Investors and shareholder advocacy groups have called on BlackRock to vastly improve its climate engagements, in anticipation of its CEO’s yearly letter to companies reminding them of their need to address global strategic challenges and deliver long-term value for shareholders and society.
Trillium Asset Management, Boston Common Asset Management, and Ethos Fund join 9 NGOs, including ShareAction and ClientEarth, in writing to Larry Fink, the CEO of the world’s largest money manager. The letter calls out the fund manager for its own poor contribution to environmental goals, especially in light of growing urgency to tackle the risk of climate change to the global economy.
BlackRock consistently votes against shareholder climate proposals and has a worse track record than other large global asset managers, the letter states. This is despite BlackRock claiming in 2018 that it has included “climate risk as one of [its] engagement priorities” and the ongoing failure of most high-carbon companies to implement business strategies compliant with the ambitions of the Paris Agreement.
Specifically, signatories ask Mr Fink to improve BlackRock’s stewardship of high-carbon companies by supporting more shareholder climate resolutions in the 2019 AGM season. By doing so, BlackRock can maximise long-term value creation for the investments it manages on behalf of millions of savers around the world.
The letter highlights a number of shareholder proposals on the ballot at company shareholder meetings this year that it asks BlackRock to vote in favour of. These include, but are not limited to:
- A resolution at Wells Fargo to set targets for emissions reductions in its loan and investment portfolio in line with the goals of the Paris Agreement.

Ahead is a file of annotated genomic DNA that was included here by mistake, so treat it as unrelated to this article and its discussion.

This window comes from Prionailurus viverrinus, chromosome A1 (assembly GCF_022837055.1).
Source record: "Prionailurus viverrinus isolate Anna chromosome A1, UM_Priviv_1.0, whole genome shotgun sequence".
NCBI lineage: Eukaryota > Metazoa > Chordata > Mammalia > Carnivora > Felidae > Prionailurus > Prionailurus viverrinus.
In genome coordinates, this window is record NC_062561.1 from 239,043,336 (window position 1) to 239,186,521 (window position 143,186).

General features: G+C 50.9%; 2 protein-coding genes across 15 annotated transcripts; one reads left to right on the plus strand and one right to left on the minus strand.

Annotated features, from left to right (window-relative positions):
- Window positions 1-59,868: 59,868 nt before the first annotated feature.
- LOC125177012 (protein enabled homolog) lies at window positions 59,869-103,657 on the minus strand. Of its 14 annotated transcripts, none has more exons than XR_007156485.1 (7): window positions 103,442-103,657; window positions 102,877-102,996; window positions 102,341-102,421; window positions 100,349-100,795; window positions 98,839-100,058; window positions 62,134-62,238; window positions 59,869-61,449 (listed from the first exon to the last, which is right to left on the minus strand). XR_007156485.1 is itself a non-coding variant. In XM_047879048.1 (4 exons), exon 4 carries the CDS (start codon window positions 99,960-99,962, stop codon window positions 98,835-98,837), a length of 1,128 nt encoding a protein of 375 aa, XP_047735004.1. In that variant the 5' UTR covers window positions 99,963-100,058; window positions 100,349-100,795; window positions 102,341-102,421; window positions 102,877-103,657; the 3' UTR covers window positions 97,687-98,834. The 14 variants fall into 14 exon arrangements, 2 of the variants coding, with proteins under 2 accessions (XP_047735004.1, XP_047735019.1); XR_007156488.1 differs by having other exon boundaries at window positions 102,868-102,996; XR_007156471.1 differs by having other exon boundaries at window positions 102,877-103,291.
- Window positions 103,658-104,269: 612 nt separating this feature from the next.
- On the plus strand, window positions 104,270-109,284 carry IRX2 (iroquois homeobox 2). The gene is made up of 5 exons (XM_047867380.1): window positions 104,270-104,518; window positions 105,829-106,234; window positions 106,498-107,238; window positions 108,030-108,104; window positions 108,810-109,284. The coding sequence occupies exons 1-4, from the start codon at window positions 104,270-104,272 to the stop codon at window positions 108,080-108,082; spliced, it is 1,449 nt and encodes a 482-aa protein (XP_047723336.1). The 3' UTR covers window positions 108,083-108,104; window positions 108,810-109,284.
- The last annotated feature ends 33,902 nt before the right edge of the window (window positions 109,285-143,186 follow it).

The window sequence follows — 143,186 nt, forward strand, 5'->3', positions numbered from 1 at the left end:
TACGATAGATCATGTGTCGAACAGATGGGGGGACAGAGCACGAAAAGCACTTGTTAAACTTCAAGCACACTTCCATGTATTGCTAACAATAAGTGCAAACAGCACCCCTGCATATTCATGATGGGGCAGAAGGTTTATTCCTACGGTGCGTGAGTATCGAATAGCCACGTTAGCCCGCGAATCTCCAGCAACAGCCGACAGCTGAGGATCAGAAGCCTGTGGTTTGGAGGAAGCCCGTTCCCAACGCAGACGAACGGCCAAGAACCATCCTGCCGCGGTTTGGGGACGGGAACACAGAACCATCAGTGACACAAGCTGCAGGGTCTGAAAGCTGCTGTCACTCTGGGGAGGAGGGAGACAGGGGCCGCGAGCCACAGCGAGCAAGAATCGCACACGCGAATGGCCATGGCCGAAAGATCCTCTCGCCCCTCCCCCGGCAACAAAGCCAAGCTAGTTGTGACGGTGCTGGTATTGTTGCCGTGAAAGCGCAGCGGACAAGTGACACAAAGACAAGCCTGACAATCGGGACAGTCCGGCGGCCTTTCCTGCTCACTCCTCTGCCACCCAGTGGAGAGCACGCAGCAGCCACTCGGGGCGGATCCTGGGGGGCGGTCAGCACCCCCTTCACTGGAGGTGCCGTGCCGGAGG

- A resolution from the Church of England and New York State Common Retirement Fund at ExxonMobil to reduce the carbon emissions of its products.
- Resolutions on corporate lobbying at Duke Energy, JPMorgan Chase, and ExxonMobil.
The urgency of action to climate climate change has been highlighted by the findings last September by UN scientists that we have just over 11 years to avert the worst effects of climate change on the world and the financial system.
Jonas Kron, SVP at Trillium Asset Management, said: “As the Trump Administration’s agenda makes matters worse, BlackRock has the opportunity to push for climate solutions that will benefit its customers, portfolios, and the economy upon which they depend. As many states, most major governments, and a growing number of private sector leaders move to support the Paris Climate Agreement, BlackRock cannot afford to be a laggard.”
Catherine Howarth, chief executive of ShareAction, said: “BlackRock is the biggest but not yet the best when it comes to protecting clients and pension savers from climate-related risks. We hope BlackRock will close the gap between rhetoric and real action in 2019’s proxy season.”
James Thornton ClientEarth CEO said: “BlackRock has legal obligations as a fiduciary for the investments of millions of people around the world – if it does not take stronger action to protect investors from climate risk in 2019, it will be failing to fulfil those duties.
“BlackRock manages a huge volume of passive investments – meaning that where a company fails to meet Mr. Fink’s standards on climate, there is little scope for BlackRock to sell the shares. That means wielding its considerable influence as a shareholder will be fundamental to living up to its fiduciary duties.